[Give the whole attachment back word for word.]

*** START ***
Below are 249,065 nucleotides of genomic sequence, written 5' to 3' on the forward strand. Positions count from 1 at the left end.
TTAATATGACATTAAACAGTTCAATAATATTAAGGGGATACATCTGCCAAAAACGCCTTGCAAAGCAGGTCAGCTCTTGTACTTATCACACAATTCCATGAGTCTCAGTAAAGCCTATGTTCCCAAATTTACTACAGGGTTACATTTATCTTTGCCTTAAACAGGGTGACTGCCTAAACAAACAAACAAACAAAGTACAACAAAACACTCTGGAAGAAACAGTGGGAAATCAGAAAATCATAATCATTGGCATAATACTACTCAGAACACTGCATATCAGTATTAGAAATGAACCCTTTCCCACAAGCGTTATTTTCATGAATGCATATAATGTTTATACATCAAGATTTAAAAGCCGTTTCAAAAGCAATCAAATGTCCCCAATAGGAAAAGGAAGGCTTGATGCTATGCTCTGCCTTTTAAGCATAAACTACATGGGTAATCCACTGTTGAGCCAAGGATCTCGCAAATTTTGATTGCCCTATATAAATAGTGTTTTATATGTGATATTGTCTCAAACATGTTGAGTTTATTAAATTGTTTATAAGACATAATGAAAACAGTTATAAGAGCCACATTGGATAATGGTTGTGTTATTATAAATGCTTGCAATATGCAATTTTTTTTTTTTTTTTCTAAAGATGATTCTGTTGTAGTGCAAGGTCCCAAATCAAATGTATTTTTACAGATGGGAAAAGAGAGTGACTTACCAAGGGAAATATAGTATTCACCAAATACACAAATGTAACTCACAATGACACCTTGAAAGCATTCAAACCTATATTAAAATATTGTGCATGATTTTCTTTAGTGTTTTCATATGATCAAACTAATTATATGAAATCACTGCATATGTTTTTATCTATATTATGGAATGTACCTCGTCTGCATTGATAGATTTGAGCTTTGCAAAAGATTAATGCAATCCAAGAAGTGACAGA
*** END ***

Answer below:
Below are 249,065 nucleotides of genomic sequence, written 5' to 3' on the forward strand. Positions count from 1 at the left end.
TTAATATGACATTAAACAGTTCAATAATATTAAGGGGATACATCTGCCAAAAACGCCTTGCAAAGCAGGTCAGCTCTTGTACTTATCACACAATTCCATGAGTCTCAGTAAAGCCTATGTTCCCAAATTTACTACAGGGTTACATTTATCTTTGCCTTAAACAGGGTGACTGCCTAAACAAACAAACAAACAAAGTACAACAAAACACTCTGGAAGAAACAGTGGGAAATCAGAAAATCATAATCATTGGCATAATACTACTCAGAACACTGCATATCAGTATTAGAAATGAACCCTTTCCCACAAGCGTTATTTTCATGAATGCATATAATGTTTATACATCAAGATTTAAAAGCCGTTTCAAAAGCAATCAAATGTCCCCAATAGGAAAAGGAAGGCTTGATGCTATGCTCTGCCTTTTAAGCATAAACTACATGGGTAATCCACTGTTGAGCCAAGGATCTCGCAAATTTTGATTGCCCTATATAAATAGTGTTTTATATGTGATATTGTCTCAAACATGTTGAGTTTATTAAATTGTTTATAAGACATAATGAAAACAGTTATAAGAGCCACATTGGATAATGGTTGTGTTATTATAAATGCTTGCAATATGCAATTTTTTTTTTTTTTTTCTAAAGATGATTCTGTTGTAGTGCAAGGTCCCAAATCAAATGTATTTTTACAGATGGGAAAAGAGAGTGACTTACCAAGGGAAATATAGTATTCACCAAATACACAAATGTAACTCACAATGACACCTTGAAAGCATTCAAACCTATATTAAAATATTGTGCATGATTTTCTTTAGTGTTTTCATATGATCAAACTAATTATATGAAATCACTGCATATGTTTTTATCTATATTATGGAATGTACCTCGTCTGCATTGATAGATTTGAGCTTTGCAAAAGATTAATGCAATCCAAGAAGTGACAGA